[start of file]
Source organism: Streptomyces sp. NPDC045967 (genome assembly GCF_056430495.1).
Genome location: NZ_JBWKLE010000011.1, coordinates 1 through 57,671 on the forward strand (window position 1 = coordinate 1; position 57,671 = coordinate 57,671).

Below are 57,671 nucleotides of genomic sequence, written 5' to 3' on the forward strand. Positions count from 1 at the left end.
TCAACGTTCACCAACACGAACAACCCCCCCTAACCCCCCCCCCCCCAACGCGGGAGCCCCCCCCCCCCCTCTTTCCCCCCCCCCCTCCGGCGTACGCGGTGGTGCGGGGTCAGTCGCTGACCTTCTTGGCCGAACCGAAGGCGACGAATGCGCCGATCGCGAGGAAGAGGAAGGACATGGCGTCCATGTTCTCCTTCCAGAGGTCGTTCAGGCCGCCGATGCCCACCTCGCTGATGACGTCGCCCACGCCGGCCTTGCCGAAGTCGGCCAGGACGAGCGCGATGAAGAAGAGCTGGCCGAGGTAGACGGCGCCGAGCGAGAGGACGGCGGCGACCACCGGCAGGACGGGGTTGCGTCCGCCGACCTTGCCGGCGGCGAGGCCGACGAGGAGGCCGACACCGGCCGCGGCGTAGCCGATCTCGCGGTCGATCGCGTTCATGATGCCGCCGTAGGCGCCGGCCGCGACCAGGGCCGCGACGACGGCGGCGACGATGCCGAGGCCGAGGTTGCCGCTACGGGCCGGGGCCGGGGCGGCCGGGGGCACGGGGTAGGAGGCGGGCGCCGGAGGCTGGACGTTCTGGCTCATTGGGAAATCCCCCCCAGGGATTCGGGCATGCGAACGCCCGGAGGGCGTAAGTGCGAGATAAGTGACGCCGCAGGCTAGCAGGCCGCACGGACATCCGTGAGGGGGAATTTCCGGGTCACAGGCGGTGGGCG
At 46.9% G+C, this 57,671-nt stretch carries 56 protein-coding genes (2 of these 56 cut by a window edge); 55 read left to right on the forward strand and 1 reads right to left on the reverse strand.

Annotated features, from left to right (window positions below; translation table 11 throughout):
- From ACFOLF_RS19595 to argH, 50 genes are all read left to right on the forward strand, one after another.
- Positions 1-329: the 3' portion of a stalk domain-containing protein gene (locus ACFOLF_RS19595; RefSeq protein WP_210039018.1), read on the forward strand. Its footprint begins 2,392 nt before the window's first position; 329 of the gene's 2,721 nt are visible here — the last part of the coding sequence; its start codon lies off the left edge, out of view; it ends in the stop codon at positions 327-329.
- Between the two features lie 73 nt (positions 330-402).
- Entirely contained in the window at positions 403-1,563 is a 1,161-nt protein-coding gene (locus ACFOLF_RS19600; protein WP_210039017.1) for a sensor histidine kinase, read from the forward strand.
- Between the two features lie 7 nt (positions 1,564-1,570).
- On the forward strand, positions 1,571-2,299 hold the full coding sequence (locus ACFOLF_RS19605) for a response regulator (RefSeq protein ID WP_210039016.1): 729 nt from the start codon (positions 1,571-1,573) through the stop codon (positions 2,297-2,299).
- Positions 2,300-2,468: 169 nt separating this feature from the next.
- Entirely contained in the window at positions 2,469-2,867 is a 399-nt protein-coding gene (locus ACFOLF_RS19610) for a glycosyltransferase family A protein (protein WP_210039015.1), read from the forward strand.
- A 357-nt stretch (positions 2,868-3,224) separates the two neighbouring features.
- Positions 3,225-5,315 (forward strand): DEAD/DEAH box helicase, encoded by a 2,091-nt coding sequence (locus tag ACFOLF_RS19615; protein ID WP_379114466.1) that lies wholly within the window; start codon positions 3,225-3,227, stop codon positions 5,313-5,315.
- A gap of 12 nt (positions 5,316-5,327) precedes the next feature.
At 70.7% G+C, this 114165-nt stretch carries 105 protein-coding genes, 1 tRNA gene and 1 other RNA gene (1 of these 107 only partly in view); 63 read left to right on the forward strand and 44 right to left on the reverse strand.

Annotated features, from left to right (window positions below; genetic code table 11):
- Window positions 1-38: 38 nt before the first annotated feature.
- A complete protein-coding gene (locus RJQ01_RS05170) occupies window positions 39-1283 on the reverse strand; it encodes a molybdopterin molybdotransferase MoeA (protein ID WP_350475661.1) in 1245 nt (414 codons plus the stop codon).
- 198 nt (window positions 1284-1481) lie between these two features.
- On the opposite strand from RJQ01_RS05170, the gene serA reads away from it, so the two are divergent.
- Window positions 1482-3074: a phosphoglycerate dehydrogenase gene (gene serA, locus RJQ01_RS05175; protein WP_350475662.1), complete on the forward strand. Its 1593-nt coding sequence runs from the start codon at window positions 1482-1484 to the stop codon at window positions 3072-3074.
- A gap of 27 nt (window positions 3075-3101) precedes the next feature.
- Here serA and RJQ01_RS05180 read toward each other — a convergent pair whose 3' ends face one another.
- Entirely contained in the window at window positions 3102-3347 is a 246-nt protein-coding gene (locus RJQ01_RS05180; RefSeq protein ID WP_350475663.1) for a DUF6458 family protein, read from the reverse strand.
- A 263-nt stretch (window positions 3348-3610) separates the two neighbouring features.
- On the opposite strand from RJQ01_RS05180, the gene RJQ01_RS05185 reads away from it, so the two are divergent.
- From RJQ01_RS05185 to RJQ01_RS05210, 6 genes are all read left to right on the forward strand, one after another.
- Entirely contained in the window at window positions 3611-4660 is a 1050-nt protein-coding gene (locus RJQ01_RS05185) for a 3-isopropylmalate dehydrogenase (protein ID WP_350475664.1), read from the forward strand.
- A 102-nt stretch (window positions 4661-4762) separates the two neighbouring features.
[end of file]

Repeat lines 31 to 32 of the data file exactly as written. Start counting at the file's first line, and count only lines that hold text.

- Entirely contained in the window at window positions 3611-4660 is a 1050-nt protein-coding gene (locus RJQ01_RS05185) for a 3-isopropylmalate dehydrogenase (protein ID WP_350475664.1), read from the forward strand.
- A 102-nt stretch (window positions 4661-4762) separates the two neighbouring features.